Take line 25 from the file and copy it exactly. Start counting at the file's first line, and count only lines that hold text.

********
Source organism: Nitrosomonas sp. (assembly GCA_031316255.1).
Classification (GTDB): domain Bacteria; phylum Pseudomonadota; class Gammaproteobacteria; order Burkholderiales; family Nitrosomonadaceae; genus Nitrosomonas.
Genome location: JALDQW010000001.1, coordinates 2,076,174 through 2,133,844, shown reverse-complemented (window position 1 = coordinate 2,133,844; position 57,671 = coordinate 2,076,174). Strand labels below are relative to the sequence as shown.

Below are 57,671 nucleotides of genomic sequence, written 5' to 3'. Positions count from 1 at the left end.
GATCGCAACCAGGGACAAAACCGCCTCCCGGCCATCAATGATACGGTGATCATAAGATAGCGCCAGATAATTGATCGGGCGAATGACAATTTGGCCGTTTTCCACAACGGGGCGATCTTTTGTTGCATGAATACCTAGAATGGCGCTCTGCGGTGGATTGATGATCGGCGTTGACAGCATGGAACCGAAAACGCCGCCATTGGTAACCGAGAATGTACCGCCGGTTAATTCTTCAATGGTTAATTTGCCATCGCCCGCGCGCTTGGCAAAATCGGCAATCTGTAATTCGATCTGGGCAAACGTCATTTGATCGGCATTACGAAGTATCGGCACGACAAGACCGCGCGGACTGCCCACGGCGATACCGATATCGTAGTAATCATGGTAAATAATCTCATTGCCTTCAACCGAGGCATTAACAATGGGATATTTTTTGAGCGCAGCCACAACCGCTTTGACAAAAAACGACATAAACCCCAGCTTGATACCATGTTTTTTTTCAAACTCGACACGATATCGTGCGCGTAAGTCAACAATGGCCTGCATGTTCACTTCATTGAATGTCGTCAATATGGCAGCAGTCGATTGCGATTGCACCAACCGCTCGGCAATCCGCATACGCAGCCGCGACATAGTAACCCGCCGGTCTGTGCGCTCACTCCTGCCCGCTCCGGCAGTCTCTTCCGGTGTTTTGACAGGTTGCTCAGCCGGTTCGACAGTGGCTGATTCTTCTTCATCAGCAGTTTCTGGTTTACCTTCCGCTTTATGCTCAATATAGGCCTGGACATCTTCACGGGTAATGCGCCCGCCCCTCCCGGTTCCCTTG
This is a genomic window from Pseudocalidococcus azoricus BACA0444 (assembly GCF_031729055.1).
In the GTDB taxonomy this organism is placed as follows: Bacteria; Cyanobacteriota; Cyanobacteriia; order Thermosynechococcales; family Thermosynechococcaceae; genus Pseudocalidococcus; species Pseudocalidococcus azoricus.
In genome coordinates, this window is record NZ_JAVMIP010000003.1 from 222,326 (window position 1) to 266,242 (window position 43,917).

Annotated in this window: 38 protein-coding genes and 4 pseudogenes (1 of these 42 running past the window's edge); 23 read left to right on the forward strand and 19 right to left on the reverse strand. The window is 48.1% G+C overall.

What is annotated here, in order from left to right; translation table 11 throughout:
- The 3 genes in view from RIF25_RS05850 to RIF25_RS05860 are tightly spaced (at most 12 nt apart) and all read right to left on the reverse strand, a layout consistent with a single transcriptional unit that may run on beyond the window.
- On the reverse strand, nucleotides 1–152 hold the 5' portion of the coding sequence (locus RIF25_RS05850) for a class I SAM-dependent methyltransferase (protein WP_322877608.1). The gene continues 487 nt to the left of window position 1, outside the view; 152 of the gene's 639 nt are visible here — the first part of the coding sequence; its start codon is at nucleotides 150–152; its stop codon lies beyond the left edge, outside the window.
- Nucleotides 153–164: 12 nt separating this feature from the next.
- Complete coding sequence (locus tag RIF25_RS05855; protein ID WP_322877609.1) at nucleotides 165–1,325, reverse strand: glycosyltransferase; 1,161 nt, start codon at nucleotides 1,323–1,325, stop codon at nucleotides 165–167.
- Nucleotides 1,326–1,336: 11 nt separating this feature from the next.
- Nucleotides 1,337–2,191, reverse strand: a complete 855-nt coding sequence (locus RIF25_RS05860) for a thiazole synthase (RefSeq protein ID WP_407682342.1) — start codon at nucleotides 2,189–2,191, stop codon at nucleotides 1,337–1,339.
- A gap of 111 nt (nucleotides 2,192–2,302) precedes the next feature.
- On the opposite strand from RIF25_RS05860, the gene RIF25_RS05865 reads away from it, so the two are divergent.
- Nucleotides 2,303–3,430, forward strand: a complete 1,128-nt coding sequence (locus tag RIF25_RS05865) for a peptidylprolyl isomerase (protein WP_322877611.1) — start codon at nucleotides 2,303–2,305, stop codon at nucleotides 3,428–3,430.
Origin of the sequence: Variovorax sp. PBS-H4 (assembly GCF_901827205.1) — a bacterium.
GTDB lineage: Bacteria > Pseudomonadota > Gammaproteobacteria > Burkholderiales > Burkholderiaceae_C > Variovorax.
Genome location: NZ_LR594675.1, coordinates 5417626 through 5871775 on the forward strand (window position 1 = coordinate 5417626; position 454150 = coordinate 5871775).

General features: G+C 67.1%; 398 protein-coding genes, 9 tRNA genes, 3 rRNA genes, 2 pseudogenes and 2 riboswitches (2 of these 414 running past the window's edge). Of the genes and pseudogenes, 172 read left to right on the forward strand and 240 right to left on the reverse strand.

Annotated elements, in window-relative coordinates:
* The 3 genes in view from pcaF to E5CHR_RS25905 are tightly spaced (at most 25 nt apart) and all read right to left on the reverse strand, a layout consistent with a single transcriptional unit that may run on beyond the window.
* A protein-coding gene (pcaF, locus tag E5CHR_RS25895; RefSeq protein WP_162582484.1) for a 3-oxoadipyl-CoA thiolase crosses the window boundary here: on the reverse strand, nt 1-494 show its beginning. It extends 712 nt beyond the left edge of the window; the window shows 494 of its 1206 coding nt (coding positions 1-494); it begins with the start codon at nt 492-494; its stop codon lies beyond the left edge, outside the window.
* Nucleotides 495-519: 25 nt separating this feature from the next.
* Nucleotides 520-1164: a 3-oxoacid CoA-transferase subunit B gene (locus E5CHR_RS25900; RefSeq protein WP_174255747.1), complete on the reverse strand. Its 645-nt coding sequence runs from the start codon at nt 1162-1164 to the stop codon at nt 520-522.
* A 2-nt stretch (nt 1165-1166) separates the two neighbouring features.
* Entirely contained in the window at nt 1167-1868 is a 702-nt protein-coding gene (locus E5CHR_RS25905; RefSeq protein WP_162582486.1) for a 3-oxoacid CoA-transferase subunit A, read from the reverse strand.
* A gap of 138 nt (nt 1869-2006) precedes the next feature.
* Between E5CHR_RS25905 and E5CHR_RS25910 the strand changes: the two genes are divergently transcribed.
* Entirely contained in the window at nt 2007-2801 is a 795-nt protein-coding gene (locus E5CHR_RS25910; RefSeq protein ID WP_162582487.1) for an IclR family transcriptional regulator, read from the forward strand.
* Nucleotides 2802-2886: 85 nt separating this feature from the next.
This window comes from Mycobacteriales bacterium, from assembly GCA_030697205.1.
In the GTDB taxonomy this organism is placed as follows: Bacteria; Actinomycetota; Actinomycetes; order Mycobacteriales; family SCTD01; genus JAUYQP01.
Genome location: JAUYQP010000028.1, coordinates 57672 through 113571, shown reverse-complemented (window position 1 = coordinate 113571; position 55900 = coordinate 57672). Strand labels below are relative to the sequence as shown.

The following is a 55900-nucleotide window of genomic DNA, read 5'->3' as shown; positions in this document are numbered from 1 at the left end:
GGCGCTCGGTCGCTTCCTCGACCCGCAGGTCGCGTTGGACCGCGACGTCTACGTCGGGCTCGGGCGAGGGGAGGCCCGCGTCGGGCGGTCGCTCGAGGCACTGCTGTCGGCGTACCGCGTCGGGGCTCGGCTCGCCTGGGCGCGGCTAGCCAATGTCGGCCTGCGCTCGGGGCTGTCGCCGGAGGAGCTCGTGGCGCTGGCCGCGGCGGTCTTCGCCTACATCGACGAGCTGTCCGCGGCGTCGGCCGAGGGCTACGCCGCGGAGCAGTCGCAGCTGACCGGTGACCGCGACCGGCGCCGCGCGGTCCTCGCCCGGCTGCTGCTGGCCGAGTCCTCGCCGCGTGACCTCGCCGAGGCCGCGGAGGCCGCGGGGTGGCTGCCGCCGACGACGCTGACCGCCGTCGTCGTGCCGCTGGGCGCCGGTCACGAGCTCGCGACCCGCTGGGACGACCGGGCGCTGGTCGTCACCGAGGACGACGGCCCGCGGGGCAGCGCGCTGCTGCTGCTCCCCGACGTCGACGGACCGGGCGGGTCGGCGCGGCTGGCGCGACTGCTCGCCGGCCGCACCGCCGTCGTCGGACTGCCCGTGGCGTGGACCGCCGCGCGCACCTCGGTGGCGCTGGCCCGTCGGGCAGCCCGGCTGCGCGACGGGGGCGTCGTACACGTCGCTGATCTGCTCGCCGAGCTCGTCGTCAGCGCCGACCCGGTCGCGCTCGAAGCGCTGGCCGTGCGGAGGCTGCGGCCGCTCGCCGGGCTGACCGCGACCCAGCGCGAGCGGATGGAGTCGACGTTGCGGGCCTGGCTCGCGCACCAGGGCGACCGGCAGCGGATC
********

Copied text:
* The 3 genes in view from pcaF to E5CHR_RS25905 are tightly spaced (at most 25 nt apart) and all read right to left on the reverse strand, a layout consistent with a single transcriptional unit that may run on beyond the window.